Engaging Young Black B with the Relevance of The Holocaust

Lead Research Organisation: University of Leeds
Department Name: School of Modern Languages and Cultures


This programme of knowledge exchange, co-production, and public outreach draws on the findings of the AHRC major research project 'From Perpetrators to Victims? Discourses of German Wartime Suffering' (2005-2008). In that project, Taberner and Cooke established a more nuanced narrative of the German experience of confronting the Holocaust since 1945 than had previously been available in the scholarly literature. We identified a dialectic between Germans' desire -- varying in intensity over the decades -- to repress the past and Germans' efforts to face up to the crimes that had been committed in their name, and we evidenced the way in which German debates on German wartime suffering (the bombing of German cities, the expulsion of ethnic Germans from Eastern Europe, the mass rapes of German women, etc.) were never distinct from debates on the country's historical responsibility for the Holocaust but were always implicit within them, and vice versa. Further to this, we traced the way in which the German confrontation with the Holocaust has in recent years come to be seen as a model for how other nations, globally, can confront other dark pasts, for example, slavery, colonialism, apartheid, recent genocidal massacres such as Rwanda in 1994, and dictatorship in South America. We discovered that the German experience of confronting the Holocaust is 'usable' in these contexts precisely because it (often even ambivalently) provokes reflection on issues of 'owning up to the past', apology, reparation, restitution, and the difficult balance to be struck between understanding and condemnation.

Our follow-on impact project aims to use stimulus materials drawn from the original research -- historical images of key moments when Germans were forced to confront the crimes committed in their name, and original films -- as the basis for a series of four workshops with a writer (Anthony Haddon, of the Theatre Company Blah Blah Blah), the director and dance tutor at RJC Dance (the leading Black dance organisation in the North of England), and RJC's young dancers, who mostly come from a Black background. Following this period of knowledge exchange in December 2015 and January 2016, we will work with the writer, director and dance tutor to co-produce a dance performance for the RJC's Youth Division. The performance will translate the historical images and films used as stimulus materials -- and the issues of confrontation with the past, silence and denial, acceptance and reparation that the images reveal -- into a dance performance. This dance performance will be rehearsed over three months from January 2015 to April 2016. It will then be staged at the University of Leeds in late April at two twilight performances for students and pupils from local schools, with a third performance at The UK National Holocaust Centre. Two student interns from the University of Leeds will also be involved in the workshops, creative process, and performances, and highlights of our engagement with partners and of the performances will be filmed. In May 2016, the final month of the project, a post-production workshop will take place and a short film will be edited and released as a record of the different interactions and engagements that have taken place.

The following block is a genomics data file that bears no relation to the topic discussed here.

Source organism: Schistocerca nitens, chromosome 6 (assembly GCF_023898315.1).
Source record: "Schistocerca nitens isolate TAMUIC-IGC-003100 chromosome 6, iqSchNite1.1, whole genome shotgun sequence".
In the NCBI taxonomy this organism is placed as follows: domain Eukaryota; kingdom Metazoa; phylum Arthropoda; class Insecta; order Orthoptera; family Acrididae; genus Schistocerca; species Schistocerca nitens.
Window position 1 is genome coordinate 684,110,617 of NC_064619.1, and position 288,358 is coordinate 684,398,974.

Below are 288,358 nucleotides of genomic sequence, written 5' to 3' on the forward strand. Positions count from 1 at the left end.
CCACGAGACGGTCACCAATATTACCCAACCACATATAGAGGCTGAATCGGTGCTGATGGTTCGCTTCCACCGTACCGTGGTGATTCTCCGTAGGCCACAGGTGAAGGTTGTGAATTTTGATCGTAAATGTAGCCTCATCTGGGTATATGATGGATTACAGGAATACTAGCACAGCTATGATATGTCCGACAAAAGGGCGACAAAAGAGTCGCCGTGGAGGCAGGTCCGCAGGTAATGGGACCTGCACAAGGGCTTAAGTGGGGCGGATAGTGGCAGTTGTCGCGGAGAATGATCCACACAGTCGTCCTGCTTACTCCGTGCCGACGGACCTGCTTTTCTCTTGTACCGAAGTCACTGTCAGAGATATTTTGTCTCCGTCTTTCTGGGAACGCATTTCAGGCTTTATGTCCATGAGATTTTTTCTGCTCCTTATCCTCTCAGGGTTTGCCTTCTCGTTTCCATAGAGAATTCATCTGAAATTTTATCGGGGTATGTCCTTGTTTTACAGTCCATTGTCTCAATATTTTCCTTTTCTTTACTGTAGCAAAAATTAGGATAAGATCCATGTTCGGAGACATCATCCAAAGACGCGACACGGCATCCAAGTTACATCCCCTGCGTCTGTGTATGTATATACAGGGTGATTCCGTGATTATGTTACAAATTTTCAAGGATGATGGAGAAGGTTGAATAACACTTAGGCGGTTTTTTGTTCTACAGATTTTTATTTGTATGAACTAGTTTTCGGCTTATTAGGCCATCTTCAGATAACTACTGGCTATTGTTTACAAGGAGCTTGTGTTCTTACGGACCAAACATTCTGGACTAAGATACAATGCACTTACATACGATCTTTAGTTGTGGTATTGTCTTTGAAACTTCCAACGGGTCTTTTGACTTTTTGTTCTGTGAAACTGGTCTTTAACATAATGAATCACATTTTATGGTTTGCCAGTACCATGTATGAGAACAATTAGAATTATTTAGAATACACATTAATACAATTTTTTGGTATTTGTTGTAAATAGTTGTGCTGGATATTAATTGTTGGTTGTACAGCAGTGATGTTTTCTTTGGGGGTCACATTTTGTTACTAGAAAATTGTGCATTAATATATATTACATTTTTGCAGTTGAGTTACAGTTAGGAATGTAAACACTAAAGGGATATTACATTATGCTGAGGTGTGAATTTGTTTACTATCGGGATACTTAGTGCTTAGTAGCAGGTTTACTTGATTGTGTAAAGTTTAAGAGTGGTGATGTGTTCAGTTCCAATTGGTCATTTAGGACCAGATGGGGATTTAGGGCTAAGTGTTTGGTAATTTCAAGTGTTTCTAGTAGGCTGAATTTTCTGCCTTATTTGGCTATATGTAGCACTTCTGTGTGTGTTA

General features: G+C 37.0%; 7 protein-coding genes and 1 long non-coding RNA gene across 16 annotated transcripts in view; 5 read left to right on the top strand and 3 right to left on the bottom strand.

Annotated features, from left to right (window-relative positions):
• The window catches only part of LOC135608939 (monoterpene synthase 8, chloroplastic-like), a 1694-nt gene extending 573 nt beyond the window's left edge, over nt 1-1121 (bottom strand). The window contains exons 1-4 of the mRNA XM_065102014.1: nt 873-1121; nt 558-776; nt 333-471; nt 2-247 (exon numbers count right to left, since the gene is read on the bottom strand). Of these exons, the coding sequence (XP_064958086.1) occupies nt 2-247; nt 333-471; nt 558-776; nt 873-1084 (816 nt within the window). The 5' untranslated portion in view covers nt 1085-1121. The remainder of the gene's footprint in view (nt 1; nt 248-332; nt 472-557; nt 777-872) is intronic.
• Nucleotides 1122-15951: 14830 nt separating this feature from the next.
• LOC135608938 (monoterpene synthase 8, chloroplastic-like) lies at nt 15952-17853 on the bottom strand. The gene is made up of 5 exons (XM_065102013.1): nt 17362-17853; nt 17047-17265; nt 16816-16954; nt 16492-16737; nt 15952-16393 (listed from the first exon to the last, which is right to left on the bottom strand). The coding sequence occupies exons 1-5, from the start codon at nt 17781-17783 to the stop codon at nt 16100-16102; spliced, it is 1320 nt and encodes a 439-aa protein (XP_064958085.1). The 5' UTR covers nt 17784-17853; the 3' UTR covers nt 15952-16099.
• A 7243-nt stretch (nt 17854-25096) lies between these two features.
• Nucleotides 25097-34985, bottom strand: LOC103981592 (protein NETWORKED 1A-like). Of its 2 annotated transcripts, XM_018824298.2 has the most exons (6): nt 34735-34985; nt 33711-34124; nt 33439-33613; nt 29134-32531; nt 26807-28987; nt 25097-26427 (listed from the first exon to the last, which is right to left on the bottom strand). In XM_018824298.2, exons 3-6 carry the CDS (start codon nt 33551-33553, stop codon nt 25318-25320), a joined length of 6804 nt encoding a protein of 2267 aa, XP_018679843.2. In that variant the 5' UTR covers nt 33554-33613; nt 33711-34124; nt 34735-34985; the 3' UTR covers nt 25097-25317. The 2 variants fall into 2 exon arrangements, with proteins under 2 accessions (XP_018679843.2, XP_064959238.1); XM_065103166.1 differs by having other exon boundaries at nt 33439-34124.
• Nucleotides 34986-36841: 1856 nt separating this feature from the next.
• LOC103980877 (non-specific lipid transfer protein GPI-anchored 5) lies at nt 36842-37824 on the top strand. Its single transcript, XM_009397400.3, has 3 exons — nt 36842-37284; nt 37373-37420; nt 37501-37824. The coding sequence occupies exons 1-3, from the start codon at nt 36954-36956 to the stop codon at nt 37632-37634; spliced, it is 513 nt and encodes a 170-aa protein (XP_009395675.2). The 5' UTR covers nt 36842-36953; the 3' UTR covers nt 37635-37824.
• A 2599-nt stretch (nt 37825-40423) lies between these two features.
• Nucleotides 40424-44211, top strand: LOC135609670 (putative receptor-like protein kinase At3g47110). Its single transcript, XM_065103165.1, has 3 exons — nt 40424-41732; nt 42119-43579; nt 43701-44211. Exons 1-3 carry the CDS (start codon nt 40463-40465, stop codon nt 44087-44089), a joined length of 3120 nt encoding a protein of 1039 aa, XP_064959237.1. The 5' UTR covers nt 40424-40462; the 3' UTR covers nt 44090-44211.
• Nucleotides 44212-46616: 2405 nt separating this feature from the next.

Our aims are: 1) to engage new audiences, and young Black people in particular, with the Holocaust and the German experience of confronting the Holocaust; 2) to produce an original piece of dance performance based on our research and our collaboration with a Black dance organisation; 3) to encourage Black audiences -- but also other diverse audiences at the University of Leeds performances and at the UK National Holocaust Centre -- to reflect on the relevance of the German experience of confronting the Holocaust for other forms of prejudice; 4) to record our work, to provide researchers, educationalists and teachers, and interested organisations with a model that can be developed further.

Planned Impact

RJC Dance is the leading Black dance organisation in the North of England. It works in partnership with national organisations to develop Black British dance. RJC Dance is also committed to social mobilisation in its local community and to dance as educational outreach. Anthony Haddon is an experienced drama specialist who has worked in Youth Theatre and Dance for many years. Haddon operates under the aegis of the Theatre Company Blah Blah Blah as a writer and director, but he is frequently also seconded to other arts organisations to develop productions that have a social or educational impact within local communities, for which the Blahs typically offer in-kind support. In 2014, Haddon worked with Taberner on 'Falling to our Knees', a drama performance based on West German Chancellor Willy Brandt's spontaneous act of contrition in 1970. The Holocaust Survivors Friendship Association (HSFA) is a Leeds-based charity set up in 1996. The HSFA uses the lessons from its members' experience to work towards a more tolerant society in which difference and diversity are celebrated. The UK National Holocaust Centre was established in 1995, with the aim of examining the roots of discrimination and prejudice, and the development of ethical values, leading to a greater understanding within society.